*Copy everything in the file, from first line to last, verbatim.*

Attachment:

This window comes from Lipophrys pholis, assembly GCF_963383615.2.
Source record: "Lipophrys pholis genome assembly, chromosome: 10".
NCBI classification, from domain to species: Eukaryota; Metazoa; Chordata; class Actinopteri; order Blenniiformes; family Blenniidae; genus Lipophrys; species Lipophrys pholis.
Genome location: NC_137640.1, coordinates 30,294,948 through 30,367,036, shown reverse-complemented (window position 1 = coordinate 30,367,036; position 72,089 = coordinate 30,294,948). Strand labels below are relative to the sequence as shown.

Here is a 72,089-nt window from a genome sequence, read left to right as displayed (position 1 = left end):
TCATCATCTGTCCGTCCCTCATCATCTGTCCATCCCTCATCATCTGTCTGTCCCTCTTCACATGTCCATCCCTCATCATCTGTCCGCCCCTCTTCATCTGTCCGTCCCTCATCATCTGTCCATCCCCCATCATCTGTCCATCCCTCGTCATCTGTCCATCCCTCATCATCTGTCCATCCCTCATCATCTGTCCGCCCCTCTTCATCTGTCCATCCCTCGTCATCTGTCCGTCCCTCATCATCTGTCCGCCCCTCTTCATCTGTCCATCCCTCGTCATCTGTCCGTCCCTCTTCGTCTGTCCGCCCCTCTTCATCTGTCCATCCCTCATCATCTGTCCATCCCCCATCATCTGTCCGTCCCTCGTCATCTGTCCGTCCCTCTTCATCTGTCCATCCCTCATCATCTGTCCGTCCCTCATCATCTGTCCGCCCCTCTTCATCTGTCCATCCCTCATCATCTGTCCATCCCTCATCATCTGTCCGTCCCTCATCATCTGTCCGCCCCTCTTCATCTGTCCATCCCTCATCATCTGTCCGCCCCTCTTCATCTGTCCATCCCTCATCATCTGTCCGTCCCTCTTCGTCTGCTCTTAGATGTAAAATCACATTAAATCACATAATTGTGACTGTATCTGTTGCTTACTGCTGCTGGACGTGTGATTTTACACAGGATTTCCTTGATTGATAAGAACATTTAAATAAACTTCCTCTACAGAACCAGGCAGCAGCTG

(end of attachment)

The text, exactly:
This window comes from Lipophrys pholis, assembly GCF_963383615.2.
Source record: "Lipophrys pholis genome assembly, chromosome: 10".
NCBI classification, from domain to species: Eukaryota; Metazoa; Chordata; class Actinopteri; order Blenniiformes; family Blenniidae; genus Lipophrys; species Lipophrys pholis.
Genome location: NC_137640.1, coordinates 30,294,948 through 30,367,036, shown reverse-complemented (window position 1 = coordinate 30,367,036; position 72,089 = coordinate 30,294,948). Strand labels below are relative to the sequence as shown.

Here is a 72,089-nt window from a genome sequence, read left to right as displayed (position 1 = left end):
TCATCATCTGTCCGTCCCTCATCATCTGTCCATCCCTCATCATCTGTCTGTCCCTCTTCACATGTCCATCCCTCATCATCTGTCCGCCCCTCTTCATCTGTCCGTCCCTCATCATCTGTCCATCCCCCATCATCTGTCCATCCCTCGTCATCTGTCCATCCCTCATCATCTGTCCATCCCTCATCATCTGTCCGCCCCTCTTCATCTGTCCATCCCTCGTCATCTGTCCGTCCCTCATCATCTGTCCGCCCCTCTTCATCTGTCCATCCCTCGTCATCTGTCCGTCCCTCTTCGTCTGTCCGCCCCTCTTCATCTGTCCATCCCTCATCATCTGTCCATCCCCCATCATCTGTCCGTCCCTCGTCATCTGTCCGTCCCTCTTCATCTGTCCATCCCTCATCATCTGTCCGTCCCTCATCATCTGTCCGCCCCTCTTCATCTGTCCATCCCTCATCATCTGTCCATCCCTCATCATCTGTCCGTCCCTCATCATCTGTCCGCCCCTCTTCATCTGTCCATCCCTCATCATCTGTCCGCCCCTCTTCATCTGTCCATCCCTCATCATCTGTCCGTCCCTCTTCGTCTGCTCTTAGATGTAAAATCACATTAAATCACATAATTGTGACTGTATCTGTTGCTTACTGCTGCTGGACGTGTGATTTTACACAGGATTTCCTTGATTGATAAGAACATTTAAATAAACTTCCTCTACAGAACCAGGCAGCAGCTG